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Nannas fighting for the Great Southern’s native forests

Nannas for Native Forests (Deanna Corrieri)

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There is a power to what a group of nannas can do.

From hand stitching fabric leaves over cups of tea, to raising awareness and actively fighting for the protection of native forests, the Denmark Nannas for Native Forests are more than what they seem.

The native forests of the Great Southern and South-West regions are imperative for the future of humanity and the Nannas are doing all they can to save what is left for future generations.

The Nannas are striving to stop the logging of native bushland by lobbying with the Government and to change in the way old growth forests are protected.

Nanna Theda Mansholt said their passion came from protecting biodiversity and ensuring future generations had native forests to explore.

“We’re feeling quite frustrated and angry with our government that logging is still going on at ten football fields a day,” she said.

“We just want to do anything we can to stop the logging.”

“We just want to do anything we can to stop the logging.”

The lengths Nannas go to

Education is a key pillar for the Denmark Nannas, who said there was a lack of education to the public who were unaware of how little is left of native forests, and the threat of climate change on those forests.

Nanna Julie Marsh said forests are part of our necessity for human existence.

“Forests are life, we need forest to breathe, so that’s becoming quite a respective issue in regard to climate change,” she said.

“We want to raise people’s awareness about what’s happening in the forests.”

“We want to raise people’s awareness about what’s happening in the forests.

“We have this opportunity to save this gem, not just for us but for the globe.”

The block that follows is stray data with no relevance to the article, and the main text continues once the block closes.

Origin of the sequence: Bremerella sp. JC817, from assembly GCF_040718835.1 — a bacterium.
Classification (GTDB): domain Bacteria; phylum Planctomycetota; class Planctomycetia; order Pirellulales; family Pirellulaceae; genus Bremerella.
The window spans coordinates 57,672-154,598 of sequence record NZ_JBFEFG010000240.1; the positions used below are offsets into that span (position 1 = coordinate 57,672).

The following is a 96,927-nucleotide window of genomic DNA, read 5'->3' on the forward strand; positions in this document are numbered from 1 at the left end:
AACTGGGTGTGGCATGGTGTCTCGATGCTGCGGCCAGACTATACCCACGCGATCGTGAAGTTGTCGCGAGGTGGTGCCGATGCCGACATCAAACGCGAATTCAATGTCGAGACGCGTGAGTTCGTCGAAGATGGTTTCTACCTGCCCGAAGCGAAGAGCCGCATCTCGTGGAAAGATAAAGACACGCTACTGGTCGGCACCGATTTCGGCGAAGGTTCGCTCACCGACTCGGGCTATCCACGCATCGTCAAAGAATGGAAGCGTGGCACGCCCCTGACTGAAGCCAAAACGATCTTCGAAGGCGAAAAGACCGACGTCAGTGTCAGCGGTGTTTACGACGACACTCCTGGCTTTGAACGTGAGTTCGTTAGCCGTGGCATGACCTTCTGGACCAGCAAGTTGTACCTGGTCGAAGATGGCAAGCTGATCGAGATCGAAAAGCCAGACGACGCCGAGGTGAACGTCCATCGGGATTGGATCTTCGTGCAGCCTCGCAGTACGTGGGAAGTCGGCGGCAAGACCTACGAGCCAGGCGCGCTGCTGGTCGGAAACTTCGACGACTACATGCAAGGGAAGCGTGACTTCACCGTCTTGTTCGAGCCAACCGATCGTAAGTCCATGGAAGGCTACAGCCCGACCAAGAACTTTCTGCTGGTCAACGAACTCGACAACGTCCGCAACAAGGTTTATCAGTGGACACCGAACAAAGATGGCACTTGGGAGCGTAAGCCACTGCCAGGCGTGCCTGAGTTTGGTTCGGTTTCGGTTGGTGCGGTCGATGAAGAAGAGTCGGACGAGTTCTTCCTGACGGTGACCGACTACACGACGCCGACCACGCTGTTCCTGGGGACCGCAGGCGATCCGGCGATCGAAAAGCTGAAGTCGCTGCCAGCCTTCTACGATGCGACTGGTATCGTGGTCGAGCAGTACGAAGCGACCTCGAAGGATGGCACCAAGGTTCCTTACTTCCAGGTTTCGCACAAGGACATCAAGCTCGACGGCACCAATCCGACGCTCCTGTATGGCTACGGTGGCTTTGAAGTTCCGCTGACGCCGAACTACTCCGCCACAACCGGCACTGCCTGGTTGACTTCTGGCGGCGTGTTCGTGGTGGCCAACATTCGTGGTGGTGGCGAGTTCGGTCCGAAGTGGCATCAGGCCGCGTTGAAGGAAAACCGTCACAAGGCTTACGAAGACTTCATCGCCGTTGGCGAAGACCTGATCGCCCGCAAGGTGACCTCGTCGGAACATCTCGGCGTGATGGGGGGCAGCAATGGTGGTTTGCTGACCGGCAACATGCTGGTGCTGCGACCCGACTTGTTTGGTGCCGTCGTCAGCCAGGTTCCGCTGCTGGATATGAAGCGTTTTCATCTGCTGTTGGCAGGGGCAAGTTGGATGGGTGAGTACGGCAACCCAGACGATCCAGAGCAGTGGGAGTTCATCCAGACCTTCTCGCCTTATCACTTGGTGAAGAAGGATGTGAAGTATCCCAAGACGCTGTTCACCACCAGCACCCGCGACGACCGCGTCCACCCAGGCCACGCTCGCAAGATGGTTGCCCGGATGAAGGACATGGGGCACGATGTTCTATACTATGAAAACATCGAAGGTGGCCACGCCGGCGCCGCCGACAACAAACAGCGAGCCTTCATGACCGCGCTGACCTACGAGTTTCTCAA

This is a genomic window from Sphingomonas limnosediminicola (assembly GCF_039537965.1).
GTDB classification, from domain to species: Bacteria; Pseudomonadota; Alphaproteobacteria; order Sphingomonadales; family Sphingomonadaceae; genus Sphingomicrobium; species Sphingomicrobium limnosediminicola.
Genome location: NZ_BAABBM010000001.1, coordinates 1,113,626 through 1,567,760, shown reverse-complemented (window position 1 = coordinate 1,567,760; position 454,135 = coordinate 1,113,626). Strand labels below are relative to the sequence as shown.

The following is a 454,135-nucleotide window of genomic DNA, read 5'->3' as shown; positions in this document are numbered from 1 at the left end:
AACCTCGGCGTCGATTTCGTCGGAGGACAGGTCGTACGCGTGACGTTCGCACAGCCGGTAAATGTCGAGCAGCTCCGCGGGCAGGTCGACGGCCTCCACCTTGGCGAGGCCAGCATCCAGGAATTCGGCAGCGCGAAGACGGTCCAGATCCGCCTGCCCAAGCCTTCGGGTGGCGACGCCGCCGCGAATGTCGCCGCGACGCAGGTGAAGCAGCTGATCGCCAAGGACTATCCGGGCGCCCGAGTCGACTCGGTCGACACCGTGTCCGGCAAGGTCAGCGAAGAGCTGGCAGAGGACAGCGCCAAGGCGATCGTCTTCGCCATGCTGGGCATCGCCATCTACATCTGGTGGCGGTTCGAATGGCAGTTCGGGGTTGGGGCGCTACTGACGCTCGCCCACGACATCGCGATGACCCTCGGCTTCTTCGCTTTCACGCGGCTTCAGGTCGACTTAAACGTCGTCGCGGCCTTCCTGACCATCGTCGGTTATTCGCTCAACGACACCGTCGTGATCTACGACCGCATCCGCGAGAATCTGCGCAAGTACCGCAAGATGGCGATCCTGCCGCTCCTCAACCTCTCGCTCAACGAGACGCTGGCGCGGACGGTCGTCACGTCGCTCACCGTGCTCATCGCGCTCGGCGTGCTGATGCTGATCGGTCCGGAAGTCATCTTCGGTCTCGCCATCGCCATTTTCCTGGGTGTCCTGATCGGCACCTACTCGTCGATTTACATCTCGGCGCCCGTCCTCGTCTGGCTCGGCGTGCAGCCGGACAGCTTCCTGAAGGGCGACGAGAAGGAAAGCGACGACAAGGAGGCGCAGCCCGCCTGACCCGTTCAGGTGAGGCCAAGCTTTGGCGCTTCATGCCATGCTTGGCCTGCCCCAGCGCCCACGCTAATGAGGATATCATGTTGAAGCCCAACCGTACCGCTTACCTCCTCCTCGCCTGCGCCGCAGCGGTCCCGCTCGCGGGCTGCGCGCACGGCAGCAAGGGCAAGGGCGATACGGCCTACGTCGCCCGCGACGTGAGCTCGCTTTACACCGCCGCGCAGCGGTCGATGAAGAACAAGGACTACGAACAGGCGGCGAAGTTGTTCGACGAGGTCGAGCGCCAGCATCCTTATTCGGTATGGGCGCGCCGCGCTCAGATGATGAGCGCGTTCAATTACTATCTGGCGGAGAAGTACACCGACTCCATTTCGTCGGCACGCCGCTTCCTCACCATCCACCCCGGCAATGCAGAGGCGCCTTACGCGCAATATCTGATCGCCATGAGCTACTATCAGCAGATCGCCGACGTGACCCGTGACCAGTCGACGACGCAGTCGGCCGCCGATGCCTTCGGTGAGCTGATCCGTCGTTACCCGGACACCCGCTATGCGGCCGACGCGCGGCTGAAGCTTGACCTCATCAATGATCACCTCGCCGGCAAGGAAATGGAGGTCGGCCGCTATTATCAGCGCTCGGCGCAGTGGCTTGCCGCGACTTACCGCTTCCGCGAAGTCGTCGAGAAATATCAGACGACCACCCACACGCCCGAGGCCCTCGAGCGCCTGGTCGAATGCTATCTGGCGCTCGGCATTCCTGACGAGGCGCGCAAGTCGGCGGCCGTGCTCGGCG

But some days, the Nannas face tough decisions and witness severe logging of native bushland when conducting citizens’ inspections.

“We go out and do citizens’ inspections of these places to firsthand witness what’s actually happening to our forests and what’s happening to the timber,” Ms Marsh said.

“That doesn’t always match up to what the community is being told.”

Ms Marsh said the community “felt disempowered” by the rhetoric of economics. “Economics top everything in our world, which is frightening for our children and grandchildren, so nannas are stepping up,” she said.

Nanna Jill Rule said they hoped to save the regions forests for future generations to explore and thrive in.

“We want forests to be there for next generations, for our grandchildren,” she said.

At home amongst nature

Ms Marsh said every leaf they sewed over a cup of tea was a symbol of their resilience and continued effort to save the regions native forests, but the fight to save the forests was far from over.                                                                                                                                                                                                                    

“I know in my heart I want to live in nature,” Nanna Gina Blieberger said.

“I want to be part of nature, I want to be able to talk to trees and look at beautiful flowers.”

“I want to be part of nature, I want to be able to talk to trees and look at beautiful flowers.

“It is for a human being to be part of the natural world and we have an obligation to preserve that.”  

Nannas for Native Forests (Deanna Corrieri)

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